Ghost Ransomware is a true ghost at first because it stays invisible for the process of file encryption. The infection has to use disguises to slither into a targeted Windows operating system, and it can employ misleading spam emails and vulnerable RDP backdoors to slip right in. If the victim does not unveil the infection in time, it encrypts files without any notice. Unfortunately, even if the infection’s launcher is removed quickly, other malware components might be dropped without warning already. Deleting Ghost Ransomware should not be a tremendously complicated process, and our research team has created a guide that presents every step that must be taken. Of course, before you jump to that, we suggest reading this report in full to understand the infection better. The more you know, the better you will be prepared to face file-encrypting and other kinds of infections in the future.
If Ghost Ransomware found a way into your Windows operating system, there are quite a few files that you need to locate and delete. Besides the original .exe file that executes the infection, you have to deal with files in %APPDATA%\Ghost and %HOMEDRIVE% directories too. In the first folder, you will need to remove five unique files (Ghost.bat, GhostHammer.dll, GhostService.exe.config, GhostService.pdb, and GhostService.vshost.exe). In the second directory, you will need to remove four more files (GhostFile.dll, GhostForm.exe, GhostHammer.dll, and Do_Not_Delete_codeId.txt). There is also a service that must be terminated; otherwise, Ghost Ransomware can be restarted to encrypt files. This is why connecting to backups and transferring backup files onto the infected computer is a terrible idea. If you have backups – and we hope you do – you want to check them and use backup files to replace the corrupted files after you remove the infection. What happens if you do not have backups? If you cannot replace the files with the “.Ghost” extension – which are the encrypted ones – you might end up losing your personal files.
The attackers behind Ghost Ransomware expect that you do not have backups for all personal files. They also expect you to believe that they are the only ones who can restore your files. Once the attack is complete, a window is launched to display a message. This message is presented in a red background, and it immediately calls for attention. Cyber criminals use this message to convince you to follow a link, follow the instructions to pay a ransom of $500 (US Dollars), and then email firstname.lastname@example.org to confirm the payment. You should not do any of this, unless you understand the risks and are okay with them. If you pay the ransom, you will not be able to get your money back, and you will want that once you realize that a decryptor is not given to you. Emailing cyber criminals is a terrible idea as well because once you reveal your own address, the attackers can flood you with misleading emails, some of which might contain malware installers. So, if you must send an email, create a new email account, and do not use it again afterward. As for the ransom, we do not recommend paying it, but the choice is yours.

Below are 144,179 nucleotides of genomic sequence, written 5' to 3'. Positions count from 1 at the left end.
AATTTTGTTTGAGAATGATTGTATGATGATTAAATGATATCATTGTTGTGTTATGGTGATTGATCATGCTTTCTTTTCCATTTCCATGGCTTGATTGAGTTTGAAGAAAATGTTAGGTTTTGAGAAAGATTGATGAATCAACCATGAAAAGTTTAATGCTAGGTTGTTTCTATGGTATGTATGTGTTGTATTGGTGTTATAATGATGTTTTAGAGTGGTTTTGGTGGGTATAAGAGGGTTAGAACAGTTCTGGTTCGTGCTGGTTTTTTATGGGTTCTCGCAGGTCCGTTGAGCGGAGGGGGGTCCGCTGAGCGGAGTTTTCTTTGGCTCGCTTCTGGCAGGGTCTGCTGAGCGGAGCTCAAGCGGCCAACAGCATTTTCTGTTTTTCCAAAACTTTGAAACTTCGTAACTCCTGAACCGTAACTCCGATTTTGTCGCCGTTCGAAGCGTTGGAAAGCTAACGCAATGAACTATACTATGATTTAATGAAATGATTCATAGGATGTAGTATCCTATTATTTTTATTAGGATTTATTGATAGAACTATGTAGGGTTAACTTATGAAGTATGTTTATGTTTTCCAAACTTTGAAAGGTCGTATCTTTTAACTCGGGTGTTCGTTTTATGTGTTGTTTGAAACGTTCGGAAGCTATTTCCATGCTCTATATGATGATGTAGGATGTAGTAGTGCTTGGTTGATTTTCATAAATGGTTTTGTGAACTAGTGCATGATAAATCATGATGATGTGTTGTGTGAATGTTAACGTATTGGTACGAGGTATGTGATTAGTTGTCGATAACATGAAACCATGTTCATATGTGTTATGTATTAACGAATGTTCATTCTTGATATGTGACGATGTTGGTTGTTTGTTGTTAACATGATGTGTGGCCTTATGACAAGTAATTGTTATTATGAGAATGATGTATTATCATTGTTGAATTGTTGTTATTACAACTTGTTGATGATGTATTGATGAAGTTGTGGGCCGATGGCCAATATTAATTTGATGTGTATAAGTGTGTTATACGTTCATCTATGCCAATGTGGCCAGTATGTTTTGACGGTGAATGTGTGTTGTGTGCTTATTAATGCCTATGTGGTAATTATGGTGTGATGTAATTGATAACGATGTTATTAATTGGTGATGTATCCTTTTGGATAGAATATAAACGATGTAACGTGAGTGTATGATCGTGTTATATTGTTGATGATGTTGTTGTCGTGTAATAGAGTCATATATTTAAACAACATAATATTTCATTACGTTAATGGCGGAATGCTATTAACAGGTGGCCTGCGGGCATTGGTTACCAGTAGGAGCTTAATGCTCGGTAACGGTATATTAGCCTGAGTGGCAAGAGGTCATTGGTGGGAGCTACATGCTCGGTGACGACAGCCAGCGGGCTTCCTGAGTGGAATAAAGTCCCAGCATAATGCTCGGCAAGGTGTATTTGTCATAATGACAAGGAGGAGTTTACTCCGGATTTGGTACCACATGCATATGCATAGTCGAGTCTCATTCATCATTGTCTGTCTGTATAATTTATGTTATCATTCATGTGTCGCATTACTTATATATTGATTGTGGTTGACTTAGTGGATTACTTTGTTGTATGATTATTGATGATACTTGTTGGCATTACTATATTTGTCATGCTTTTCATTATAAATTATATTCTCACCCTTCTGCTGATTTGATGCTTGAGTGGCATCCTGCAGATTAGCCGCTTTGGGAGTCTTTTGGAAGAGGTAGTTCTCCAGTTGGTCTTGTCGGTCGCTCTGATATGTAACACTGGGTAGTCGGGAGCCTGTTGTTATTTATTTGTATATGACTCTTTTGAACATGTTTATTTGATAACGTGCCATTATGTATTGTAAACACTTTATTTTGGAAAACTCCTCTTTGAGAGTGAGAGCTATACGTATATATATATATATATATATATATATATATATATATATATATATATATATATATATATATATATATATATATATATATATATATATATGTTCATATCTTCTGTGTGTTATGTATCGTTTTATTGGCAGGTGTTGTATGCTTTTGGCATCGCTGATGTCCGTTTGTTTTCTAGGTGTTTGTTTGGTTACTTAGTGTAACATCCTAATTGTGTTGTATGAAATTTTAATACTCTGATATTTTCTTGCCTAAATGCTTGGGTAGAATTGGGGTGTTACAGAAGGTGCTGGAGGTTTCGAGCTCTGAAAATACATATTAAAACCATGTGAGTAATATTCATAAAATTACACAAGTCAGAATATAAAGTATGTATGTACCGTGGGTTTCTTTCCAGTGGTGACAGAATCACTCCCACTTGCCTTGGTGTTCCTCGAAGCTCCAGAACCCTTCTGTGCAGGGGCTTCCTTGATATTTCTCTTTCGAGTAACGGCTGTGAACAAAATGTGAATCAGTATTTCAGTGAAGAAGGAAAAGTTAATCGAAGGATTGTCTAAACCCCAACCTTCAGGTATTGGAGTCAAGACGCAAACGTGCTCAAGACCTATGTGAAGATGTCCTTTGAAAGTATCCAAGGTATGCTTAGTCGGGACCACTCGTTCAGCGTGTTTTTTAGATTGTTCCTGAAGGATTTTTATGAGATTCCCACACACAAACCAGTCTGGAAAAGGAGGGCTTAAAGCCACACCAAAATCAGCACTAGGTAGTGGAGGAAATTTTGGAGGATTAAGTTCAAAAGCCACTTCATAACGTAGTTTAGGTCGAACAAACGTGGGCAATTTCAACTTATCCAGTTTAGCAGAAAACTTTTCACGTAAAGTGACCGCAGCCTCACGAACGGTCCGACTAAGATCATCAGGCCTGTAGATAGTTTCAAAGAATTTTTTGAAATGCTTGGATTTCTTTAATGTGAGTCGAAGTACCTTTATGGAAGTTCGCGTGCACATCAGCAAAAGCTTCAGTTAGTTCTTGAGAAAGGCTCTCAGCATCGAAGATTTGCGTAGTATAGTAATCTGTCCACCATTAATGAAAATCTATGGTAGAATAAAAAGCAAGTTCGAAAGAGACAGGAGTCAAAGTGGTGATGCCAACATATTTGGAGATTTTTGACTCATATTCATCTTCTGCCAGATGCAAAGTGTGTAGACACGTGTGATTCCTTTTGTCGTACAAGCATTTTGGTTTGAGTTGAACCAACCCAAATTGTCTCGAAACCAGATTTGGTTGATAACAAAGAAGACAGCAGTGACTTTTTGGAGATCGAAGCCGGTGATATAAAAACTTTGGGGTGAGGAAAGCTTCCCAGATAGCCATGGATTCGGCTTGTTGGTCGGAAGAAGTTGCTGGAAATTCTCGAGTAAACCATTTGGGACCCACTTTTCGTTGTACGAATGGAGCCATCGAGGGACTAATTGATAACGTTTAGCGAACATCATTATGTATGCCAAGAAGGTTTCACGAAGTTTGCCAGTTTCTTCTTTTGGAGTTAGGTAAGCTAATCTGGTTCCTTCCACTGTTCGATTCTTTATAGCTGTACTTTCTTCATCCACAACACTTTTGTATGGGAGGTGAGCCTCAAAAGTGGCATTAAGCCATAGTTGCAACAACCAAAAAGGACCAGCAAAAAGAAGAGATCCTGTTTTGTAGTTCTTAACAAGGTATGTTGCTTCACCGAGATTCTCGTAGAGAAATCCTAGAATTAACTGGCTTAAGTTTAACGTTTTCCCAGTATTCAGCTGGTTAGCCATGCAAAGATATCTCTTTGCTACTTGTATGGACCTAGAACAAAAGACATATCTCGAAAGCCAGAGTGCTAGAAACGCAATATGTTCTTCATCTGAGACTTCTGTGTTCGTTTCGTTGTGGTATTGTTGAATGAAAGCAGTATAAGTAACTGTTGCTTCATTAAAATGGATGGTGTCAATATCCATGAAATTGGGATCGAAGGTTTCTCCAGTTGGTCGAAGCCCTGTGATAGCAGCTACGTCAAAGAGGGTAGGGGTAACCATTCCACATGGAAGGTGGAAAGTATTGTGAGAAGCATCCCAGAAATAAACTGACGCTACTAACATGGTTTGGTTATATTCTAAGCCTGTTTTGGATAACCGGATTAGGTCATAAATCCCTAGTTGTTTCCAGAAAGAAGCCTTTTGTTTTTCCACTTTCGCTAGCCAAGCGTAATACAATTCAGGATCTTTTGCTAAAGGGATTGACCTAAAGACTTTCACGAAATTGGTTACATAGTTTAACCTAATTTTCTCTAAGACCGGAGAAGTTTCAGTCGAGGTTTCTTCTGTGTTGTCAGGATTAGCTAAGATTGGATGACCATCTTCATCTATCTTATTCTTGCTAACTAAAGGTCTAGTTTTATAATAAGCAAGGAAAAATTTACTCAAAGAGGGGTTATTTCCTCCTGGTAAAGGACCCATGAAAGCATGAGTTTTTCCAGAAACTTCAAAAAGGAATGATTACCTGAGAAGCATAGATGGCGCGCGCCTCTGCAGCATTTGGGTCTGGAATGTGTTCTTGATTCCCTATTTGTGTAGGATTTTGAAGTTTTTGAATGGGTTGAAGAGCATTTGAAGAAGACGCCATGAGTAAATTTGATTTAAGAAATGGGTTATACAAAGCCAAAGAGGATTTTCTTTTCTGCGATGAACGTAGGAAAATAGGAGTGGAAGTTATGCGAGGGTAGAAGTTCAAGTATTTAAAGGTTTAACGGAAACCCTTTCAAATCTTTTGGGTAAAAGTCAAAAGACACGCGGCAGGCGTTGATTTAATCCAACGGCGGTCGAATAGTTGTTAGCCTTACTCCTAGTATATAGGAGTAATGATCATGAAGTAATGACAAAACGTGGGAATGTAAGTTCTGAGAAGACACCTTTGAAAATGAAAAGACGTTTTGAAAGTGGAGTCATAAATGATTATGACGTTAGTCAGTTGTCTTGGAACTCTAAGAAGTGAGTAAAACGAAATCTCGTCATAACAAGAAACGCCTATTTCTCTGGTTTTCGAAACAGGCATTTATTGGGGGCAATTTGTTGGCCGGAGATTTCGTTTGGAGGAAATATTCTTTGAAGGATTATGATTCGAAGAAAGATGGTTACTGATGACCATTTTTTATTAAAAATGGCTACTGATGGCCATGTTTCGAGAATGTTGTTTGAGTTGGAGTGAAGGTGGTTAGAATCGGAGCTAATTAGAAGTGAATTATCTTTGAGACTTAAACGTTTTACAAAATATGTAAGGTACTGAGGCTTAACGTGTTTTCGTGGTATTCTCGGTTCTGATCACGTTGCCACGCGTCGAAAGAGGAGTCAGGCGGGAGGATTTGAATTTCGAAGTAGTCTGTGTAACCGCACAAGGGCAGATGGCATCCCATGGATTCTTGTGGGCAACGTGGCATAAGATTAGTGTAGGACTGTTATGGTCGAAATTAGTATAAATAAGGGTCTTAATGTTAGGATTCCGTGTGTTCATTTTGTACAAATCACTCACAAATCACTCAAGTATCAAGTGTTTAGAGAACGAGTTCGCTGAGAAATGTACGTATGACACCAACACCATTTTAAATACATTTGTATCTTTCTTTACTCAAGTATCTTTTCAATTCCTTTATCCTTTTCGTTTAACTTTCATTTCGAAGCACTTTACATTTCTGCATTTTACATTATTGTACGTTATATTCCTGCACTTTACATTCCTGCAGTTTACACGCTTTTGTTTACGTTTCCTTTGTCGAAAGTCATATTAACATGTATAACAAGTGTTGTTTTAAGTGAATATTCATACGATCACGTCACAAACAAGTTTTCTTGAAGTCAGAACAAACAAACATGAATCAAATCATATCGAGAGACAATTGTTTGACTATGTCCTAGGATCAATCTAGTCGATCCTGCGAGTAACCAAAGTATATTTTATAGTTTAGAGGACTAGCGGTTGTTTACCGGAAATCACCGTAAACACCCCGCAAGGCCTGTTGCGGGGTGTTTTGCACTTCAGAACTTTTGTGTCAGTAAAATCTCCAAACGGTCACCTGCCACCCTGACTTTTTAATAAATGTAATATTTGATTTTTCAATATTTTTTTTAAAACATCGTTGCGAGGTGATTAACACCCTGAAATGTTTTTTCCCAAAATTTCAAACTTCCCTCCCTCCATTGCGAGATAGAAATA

As you can see, quite a few steps must be completed for the malicious Ghost Ransomware to be deleted. If you have experience dealing with malicious infections, you might be able to clean your operating system, but do not forget that your files will NOT be restored once you do. Also, do not forget that other malicious threats might exist, and you want to delete them as well! To check whether or not you need to remove ransomware leftovers or other threats, install a legitimate and up-to-date malware scanner at the end. Of course, you can skip manual removal altogether. Instead, you can install an anti-malware program that will, simultaneously, erase all existing threats and reinstate Windows protection. Even if your remove Ghost Ransomware manually, Windows protection is important, and installing reliable security software should be your next step.